Today my daughter had to face news she didn’t want to hear. As much as it hurts, maybe she needs to be open to the possibility that something better will follow. She does have options—options I think may better fit her abilities and plans than her original goal. The tough part is stepping back from the pain and looking around clearly through those eyes that have been forced to focus elsewhere.

I believe in her just as I always have. I hope that one day soon she sees how hard she’s been trying to be something she is not.

She’s actually more than that—and she has options, really she does.

Time to look for that window . . .

(c) 2010 Christiana Lambert

Remember when we didn’t expect mass killings in public places? Seems so long ago anymore when we thought everyday living was fairly safe from random homicidal rampages. What’s up with our country? Why do so many people these days choose to use their brand of darkness to take the light from others?

I went to bed late last night, after talking too long with my daughter, who had gone away on a trip, but woke up extra early, nonetheless. And to find out what? That with great planning, some thug on the other side of our metropolitan area had chosen to use his theatrics to teach late night movie-goers what a dark night is in real life?

What is the purpose of that?

You know, I watched the TV when the Oklahoma City bombings happened and then a few years later when the Columbine shootings occurred. Somehow I felt I might understand if I watched and listened, but I never did.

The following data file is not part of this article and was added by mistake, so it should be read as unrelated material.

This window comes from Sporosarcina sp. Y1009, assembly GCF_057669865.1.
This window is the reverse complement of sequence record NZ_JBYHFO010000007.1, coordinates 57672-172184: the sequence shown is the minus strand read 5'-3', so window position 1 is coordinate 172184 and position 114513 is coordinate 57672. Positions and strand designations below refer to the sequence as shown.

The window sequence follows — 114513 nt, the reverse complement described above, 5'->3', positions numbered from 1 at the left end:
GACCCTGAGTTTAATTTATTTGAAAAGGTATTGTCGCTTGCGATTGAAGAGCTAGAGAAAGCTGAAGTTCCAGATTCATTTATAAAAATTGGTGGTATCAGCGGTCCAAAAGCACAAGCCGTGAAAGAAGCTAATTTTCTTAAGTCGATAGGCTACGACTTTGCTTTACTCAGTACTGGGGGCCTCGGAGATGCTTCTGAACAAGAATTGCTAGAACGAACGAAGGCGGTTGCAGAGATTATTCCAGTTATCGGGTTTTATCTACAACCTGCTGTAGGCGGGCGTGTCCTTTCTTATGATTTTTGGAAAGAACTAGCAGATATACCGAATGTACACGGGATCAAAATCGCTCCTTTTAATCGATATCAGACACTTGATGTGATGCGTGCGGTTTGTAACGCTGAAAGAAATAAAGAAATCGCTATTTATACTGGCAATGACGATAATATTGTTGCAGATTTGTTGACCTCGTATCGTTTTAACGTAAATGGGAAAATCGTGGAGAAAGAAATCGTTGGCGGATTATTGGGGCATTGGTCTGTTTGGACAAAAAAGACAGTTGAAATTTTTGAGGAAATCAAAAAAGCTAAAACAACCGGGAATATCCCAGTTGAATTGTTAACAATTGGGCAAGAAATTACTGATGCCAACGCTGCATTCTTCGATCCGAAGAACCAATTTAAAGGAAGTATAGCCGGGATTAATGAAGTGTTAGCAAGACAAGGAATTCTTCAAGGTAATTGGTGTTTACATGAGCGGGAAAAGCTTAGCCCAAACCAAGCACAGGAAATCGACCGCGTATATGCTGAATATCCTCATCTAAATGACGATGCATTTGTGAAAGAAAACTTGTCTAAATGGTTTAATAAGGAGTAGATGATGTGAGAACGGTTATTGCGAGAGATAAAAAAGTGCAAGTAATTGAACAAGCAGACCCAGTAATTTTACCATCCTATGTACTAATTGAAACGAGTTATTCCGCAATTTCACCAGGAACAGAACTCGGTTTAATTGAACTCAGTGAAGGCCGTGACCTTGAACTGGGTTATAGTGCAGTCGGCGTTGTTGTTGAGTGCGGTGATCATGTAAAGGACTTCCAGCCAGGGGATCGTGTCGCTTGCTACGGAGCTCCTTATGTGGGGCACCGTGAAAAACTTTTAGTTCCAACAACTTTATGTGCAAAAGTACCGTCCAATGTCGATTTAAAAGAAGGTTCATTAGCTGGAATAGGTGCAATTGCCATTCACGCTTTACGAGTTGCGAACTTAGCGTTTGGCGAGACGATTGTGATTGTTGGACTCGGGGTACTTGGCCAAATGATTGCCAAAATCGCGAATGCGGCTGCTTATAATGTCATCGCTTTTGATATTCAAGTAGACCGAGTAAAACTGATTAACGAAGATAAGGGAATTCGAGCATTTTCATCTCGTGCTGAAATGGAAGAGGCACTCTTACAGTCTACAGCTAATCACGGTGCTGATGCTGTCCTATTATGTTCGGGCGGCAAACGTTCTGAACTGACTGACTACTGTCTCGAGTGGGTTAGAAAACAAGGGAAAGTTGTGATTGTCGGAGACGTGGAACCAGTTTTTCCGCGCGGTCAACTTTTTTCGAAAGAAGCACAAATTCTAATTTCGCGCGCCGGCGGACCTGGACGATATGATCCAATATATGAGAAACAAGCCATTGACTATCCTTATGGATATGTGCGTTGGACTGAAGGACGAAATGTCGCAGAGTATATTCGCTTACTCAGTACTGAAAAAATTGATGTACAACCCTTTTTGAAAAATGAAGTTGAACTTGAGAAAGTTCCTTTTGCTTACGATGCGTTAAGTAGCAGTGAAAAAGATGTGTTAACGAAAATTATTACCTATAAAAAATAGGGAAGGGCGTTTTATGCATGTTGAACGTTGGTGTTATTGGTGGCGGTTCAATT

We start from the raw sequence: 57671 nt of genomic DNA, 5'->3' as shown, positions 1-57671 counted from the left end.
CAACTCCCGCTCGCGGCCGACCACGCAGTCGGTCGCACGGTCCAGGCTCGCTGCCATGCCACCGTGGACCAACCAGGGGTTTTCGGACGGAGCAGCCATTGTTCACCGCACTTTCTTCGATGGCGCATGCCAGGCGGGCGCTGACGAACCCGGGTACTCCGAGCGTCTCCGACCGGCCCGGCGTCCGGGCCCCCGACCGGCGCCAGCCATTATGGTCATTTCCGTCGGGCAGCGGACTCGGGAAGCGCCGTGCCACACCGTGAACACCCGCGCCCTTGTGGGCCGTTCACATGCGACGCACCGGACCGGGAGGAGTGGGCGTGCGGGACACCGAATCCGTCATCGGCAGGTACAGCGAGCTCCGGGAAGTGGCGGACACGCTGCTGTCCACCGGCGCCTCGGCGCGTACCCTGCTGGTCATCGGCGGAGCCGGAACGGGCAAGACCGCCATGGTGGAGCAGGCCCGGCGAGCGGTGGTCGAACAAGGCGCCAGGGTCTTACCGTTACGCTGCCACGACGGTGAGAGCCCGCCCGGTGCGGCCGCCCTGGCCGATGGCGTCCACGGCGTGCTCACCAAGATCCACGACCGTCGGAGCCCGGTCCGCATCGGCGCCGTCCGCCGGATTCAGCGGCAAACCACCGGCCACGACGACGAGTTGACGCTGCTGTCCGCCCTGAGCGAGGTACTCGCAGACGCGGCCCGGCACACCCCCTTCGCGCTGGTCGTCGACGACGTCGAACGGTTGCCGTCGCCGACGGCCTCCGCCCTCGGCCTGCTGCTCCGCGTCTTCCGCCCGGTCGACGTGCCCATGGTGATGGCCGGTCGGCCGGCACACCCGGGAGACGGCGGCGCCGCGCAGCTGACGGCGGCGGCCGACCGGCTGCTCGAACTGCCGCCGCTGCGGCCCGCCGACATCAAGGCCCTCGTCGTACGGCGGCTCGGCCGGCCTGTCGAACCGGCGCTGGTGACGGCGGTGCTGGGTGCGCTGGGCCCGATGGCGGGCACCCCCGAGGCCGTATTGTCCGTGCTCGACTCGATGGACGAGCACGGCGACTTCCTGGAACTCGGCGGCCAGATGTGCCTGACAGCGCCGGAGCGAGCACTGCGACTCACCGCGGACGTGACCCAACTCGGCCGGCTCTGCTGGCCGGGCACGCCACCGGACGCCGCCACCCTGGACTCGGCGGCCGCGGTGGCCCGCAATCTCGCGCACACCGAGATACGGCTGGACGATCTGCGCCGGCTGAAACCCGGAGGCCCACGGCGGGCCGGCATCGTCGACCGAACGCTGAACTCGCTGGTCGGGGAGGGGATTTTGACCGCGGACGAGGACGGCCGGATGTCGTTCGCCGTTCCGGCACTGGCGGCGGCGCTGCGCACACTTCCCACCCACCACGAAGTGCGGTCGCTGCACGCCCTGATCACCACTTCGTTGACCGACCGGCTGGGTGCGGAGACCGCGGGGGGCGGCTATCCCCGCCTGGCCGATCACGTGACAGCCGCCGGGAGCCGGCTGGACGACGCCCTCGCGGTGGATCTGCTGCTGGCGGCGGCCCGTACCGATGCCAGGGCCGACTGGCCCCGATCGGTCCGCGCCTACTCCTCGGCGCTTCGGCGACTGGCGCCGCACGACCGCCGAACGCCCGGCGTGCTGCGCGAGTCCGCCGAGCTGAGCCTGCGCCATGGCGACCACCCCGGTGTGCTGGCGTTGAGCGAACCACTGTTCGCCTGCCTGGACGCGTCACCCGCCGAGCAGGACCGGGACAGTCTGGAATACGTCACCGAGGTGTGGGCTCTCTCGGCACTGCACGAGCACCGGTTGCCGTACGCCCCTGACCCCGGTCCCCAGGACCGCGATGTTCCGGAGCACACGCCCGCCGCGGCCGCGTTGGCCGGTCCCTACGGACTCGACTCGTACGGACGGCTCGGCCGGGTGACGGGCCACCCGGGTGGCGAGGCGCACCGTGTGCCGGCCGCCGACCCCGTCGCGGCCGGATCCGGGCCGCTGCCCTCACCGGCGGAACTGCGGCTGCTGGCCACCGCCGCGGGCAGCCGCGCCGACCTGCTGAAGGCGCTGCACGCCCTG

Ever since then I have pretty much stuck to reading my news—hardly turned on the TV after 9/11, even though my 4th-grade-aged kids were forced to watch the news at school all that very long day.

Can’t watch anymore—I’m way too visual. The pictures get stuck in my head—I’ll never forget the dream I had a couple months after Columbine. My family and I got trapped together with a large group of other people as the killers meandered around deciding whom to kill and whom to spare. The killer pointed at me, a white heat spreading throughout my body, before walking off. I woke up in a sweat—could have sworn it was me under those tables in the Columbine library. The image still has power over me.

I don’t want to see the smiling photos, read the bios, smell the rotting flowers, etc. again—not because the people killed and wounded don’t matter, but because they matter too much. We all do.

I don’t know how to prevent these things anymore than the next person, but if we were all a little kinder in our dealings with others, might fewer people find it so easy to let their hatred fester into violence?

I like to think about that expression: Be kinder than necessary as everyone you meet is battling something.

Our world is too dark—who knows how to change it, except through one kindness at a time.